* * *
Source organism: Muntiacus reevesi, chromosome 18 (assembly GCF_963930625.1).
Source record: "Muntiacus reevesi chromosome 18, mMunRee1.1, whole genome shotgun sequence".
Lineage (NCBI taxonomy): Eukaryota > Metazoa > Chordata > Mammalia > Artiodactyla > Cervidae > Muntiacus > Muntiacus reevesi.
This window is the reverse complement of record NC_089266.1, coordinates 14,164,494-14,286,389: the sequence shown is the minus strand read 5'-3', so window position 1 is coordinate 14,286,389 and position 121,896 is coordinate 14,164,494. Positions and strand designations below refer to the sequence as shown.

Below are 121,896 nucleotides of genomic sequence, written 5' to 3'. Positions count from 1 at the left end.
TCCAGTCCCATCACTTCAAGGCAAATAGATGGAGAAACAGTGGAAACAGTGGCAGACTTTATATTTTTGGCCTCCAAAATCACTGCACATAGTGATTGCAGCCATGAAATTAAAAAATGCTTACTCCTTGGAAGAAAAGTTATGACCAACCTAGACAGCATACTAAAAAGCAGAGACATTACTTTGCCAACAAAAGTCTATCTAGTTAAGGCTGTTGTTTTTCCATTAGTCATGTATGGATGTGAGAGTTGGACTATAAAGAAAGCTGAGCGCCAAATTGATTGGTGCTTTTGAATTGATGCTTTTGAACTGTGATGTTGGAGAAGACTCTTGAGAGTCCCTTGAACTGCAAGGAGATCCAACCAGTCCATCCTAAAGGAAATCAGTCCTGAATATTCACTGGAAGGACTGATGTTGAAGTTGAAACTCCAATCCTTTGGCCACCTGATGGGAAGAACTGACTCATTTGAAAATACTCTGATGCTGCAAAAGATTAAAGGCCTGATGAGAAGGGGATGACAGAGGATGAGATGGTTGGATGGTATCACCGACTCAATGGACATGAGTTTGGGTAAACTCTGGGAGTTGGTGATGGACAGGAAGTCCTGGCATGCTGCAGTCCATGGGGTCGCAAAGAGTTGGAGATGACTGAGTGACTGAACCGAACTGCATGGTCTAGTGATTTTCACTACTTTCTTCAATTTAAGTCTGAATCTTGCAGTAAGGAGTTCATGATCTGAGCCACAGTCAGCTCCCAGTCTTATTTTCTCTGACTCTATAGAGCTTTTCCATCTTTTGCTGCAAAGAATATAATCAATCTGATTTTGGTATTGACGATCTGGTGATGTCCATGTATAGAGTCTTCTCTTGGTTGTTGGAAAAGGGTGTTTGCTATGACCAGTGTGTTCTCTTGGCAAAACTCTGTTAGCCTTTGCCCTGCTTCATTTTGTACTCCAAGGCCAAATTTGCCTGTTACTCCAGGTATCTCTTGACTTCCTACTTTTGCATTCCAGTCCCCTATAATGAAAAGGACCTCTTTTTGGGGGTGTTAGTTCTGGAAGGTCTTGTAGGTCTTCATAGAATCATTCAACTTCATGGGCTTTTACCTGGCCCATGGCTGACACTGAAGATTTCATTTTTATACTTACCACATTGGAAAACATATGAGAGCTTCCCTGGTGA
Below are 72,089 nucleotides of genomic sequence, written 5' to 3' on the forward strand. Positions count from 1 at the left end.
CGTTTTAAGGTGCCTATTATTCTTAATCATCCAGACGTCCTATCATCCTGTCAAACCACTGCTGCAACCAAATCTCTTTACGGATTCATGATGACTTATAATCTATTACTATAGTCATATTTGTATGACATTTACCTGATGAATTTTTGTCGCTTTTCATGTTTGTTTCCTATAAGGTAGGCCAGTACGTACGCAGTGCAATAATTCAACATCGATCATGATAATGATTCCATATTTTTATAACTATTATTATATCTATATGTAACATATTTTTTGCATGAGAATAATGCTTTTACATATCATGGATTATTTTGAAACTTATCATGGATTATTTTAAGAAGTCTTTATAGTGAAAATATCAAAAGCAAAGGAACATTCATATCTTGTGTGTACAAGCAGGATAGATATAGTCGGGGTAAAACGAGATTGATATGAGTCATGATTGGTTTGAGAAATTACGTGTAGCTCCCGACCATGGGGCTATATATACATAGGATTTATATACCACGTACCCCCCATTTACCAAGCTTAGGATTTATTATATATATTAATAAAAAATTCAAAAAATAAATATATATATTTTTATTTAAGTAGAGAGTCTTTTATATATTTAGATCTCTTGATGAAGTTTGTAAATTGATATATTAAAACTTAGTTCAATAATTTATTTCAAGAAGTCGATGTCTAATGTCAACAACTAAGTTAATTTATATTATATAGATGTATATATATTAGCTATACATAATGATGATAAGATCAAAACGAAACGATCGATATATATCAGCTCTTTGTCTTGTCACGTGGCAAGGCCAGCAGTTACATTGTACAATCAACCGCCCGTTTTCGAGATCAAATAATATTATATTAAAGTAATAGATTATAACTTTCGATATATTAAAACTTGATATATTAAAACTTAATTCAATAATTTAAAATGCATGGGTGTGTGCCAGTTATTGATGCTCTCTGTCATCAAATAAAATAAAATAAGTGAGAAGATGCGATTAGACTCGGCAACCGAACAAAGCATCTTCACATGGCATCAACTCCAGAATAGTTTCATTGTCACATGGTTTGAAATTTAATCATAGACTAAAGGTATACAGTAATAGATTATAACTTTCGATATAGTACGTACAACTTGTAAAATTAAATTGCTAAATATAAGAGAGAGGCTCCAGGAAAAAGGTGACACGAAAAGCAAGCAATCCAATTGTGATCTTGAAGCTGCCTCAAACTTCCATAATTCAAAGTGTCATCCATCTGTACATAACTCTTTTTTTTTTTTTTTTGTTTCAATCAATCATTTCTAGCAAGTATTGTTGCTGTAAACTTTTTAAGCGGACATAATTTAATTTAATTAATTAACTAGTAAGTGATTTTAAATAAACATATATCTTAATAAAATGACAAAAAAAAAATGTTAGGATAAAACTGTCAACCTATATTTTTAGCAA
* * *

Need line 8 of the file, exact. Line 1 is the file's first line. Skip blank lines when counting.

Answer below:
CGTTTTAAGGTGCCTATTATTCTTAATCATCCAGACGTCCTATCATCCTGTCAAACCACTGCTGCAACCAAATCTCTTTACGGATTCATGATGACTTATAATCTATTACTATAGTCATATTTGTATGACATTTACCTGATGAATTTTTGTCGCTTTTCATGTTTGTTTCCTATAAGGTAGGCCAGTACGTACGCAGTGCAATAATTCAACATCGATCATGATAATGATTCCATATTTTTATAACTATTATTATATCTATATGTAACATATTTTTTGCATGAGAATAATGCTTTTACATATCATGGATTATTTTGAAACTTATCATGGATTATTTTAAGAAGTCTTTATAGTGAAAATATCAAAAGCAAAGGAACATTCATATCTTGTGTGTACAAGCAGGATAGATATAGTCGGGGTAAAACGAGATTGATATGAGTCATGATTGGTTTGAGAAATTACGTGTAGCTCCCGACCATGGGGCTATATATACATAGGATTTATATACCACGTACCCCCCATTTACCAAGCTTAGGATTTATTATATATATTAATAAAAAATTCAAAAAATAAATATATATATTTTTATTTAAGTAGAGAGTCTTTTATATATTTAGATCTCTTGATGAAGTTTGTAAATTGATATATTAAAACTTAGTTCAATAATTTATTTCAAGAAGTCGATGTCTAATGTCAACAACTAAGTTAATTTATATTATATAGATGTATATATATTAGCTATACATAATGATGATAAGATCAAAACGAAACGATCGATATATATCAGCTCTTTGTCTTGTCACGTGGCAAGGCCAGCAGTTACATTGTACAATCAACCGCCCGTTTTCGAGATCAAATAATATTATATTAAAGTAATAGATTATAACTTTCGATATATTAAAACTTGATATATTAAAACTTAATTCAATAATTTAAAATGCATGGGTGTGTGCCAGTTATTGATGCTCTCTGTCATCAAATAAAATAAAATAAGTGAGAAGATGCGATTAGACTCGGCAACCGAACAAAGCATCTTCACATGGCATCAACTCCAGAATAGTTTCATTGTCACATGGTTTGAAATTTAATCATAGACTAAAGGTATACAGTAATAGATTATAACTTTCGATATAGTACGTACAACTTGTAAAATTAAATTGCTAAATATAAGAGAGAGGCTCCAGGAAAAAGGTGACACGAAAAGCAAGCAATCCAATTGTGATCTTGAAGCTGCCTCAAACTTCCATAATTCAAAGTGTCATCCATCTGTACATAACTCTTTTTTTTTTTTTTTTGTTTCAATCAATCATTTCTAGCAAGTATTGTTGCTGTAAACTTTTTAAGCGGACATAATTTAATTTAATTAATTAACTAGTAAGTGATTTTAAATAAACATATATCTTAATAAAATGACAAAAAAAAAATGTTAGGATAAAACTGTCAACCTATATTTTTAGCAA